From the Beacon: Mystery series delve into ancient Roman life
Twenty-eight centuries ago, said the Britannica Online Reference Center, the Roman calendar consisted of only 10 months. The month of December ended a year of just 304 days, followed by a dead zone of uncounted winter days.
The eccentricities of the calendar vexed Gordianus the Finder and most other men in the last days of the Roman Republic. In "Murder on the Appian Way," the fifth entry in Steven Saylor's "Roma Sub Rosa" mystery series, the astute ancient detective tracks even the slightest clues. But to keep up with the dates in his busy schedule, Gordianus must rely on his wife. Only the ladies of Rome could tell one day from another or which make-up days had been inserted at the last moment to patch up the calendar's flaws.
Gordianus first appeared in 1991's "Roman Blood," where he was hired by the great orator, Cicero. An unsentimental man with enormous heart, "The Finder" solves cases as much in pursuit of the truth as for coins in his purse. The "gum-sandal" meets everyone who is anyone in Ancient Rome in the course of the 12 titles of this series, most recently "The Triumph of Caesar" (2008).
Following in Gordianus' footsteps comes Lindsey Davis' Marcus Didius Falco, of the first century A.D. Eight years before Mount Vesuvius destroyed the city, Falco investigates Pompeiian murder and corruption in "Shadows in Bronze." Sybil Steinberg of Publishers Weekly wrote that Falco, disguised as a vacationer in posh Neapolis (modern Naples), "has a modern sensibility that wears its ancient trappings comfortably, whether he's sneaking down a narrow Roman street or feasting sumptuously in a sunlit coastal villa." May 2009 saw the release of the 19th title in the series, "Alexandria."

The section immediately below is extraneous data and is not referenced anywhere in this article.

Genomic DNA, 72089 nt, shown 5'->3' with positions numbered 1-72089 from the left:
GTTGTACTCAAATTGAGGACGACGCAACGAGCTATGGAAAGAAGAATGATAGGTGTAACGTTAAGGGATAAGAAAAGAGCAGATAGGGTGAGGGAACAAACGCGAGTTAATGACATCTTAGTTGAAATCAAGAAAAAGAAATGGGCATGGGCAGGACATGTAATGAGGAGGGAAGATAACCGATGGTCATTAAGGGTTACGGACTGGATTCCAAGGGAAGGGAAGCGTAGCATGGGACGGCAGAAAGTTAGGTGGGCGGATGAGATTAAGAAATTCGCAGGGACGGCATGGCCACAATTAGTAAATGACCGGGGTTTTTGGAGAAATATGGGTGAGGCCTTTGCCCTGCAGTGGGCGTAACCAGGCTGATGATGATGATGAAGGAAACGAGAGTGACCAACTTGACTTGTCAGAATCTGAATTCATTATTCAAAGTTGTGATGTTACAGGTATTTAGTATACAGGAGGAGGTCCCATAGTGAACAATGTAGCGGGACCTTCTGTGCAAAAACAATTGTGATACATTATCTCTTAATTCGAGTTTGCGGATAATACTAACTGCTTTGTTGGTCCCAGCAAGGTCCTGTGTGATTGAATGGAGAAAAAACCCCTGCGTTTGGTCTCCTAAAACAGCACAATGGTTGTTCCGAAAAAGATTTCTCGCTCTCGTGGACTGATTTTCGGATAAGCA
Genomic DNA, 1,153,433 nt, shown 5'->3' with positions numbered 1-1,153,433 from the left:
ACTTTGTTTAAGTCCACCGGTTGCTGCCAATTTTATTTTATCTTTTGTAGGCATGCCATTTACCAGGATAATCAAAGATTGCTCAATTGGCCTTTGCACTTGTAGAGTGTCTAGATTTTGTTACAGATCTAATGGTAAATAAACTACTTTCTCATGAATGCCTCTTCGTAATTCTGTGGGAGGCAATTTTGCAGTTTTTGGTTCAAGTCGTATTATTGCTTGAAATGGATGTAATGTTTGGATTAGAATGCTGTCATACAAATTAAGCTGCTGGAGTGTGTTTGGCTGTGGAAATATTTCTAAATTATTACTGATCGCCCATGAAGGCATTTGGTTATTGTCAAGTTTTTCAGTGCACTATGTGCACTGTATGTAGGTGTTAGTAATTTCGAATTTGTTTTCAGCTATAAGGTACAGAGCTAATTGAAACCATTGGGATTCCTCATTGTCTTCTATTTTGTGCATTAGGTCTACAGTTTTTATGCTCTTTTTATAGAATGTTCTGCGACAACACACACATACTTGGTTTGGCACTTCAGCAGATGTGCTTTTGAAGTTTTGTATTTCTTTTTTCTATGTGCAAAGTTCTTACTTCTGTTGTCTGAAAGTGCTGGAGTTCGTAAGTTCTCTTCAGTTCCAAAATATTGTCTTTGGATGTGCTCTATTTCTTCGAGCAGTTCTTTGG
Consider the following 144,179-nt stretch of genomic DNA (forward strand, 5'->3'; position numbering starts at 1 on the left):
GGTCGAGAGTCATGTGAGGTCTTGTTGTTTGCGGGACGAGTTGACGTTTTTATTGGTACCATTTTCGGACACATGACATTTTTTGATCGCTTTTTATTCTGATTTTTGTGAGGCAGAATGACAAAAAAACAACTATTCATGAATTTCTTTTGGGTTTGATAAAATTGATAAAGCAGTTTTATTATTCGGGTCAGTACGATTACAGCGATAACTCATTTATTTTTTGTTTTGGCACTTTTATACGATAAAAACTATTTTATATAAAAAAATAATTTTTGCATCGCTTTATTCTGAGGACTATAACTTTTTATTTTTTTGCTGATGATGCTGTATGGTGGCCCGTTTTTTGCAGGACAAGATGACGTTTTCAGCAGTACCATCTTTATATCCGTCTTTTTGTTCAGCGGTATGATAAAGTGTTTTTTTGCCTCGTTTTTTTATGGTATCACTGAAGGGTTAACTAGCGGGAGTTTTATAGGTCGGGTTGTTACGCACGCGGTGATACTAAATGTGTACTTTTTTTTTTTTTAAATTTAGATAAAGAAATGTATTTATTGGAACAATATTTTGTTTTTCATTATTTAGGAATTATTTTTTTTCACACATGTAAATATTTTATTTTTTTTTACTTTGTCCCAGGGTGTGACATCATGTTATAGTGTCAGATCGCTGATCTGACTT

"Who would guess that life and death in the far reaches of the Roman Empire could be so darn funny?" asked Library Journal's Jane Henriksen Baird of Ruth Downie's "Medicus." In the first entry of the "Gaius Petreus Ruso" series, legionary physician Ruso hoped to earn some much-needed extra cash by writing a first-aid guide on the side. Instead, he is drawn into a dangerous investigation of kidnapping and the selling of freeborn girls into slavery. Barbara Hoffert, another Library Journal contributor, wrote that the story is "suspenseful and fluidly told, but the evolving bond between master and servant is at the heart of this excellent first work."
In the troubled days of the late Roman Empire (304 A.D.), Ben Pastor's historian Aelius Spartianus tackles a murder case closed two centuries earlier. Readers of "The Water Thief" enter a world where Christians are persecuted and long-subjugated Jews plan a revolt against the Imperial powers. Aelius Spartianus, based on an actual historical personage, goes on to solve more mysteries in "The Fire Walker."
And if you're looking for a unique game to entertain friends and family during their holiday visit, invite your guests to a Murder in Ancient Rome in "How To Host A Murder." It should keep everyone guessing for hours as the layers of a complex murder are peeled away. After all, as the saying goes, "When in Rome ..."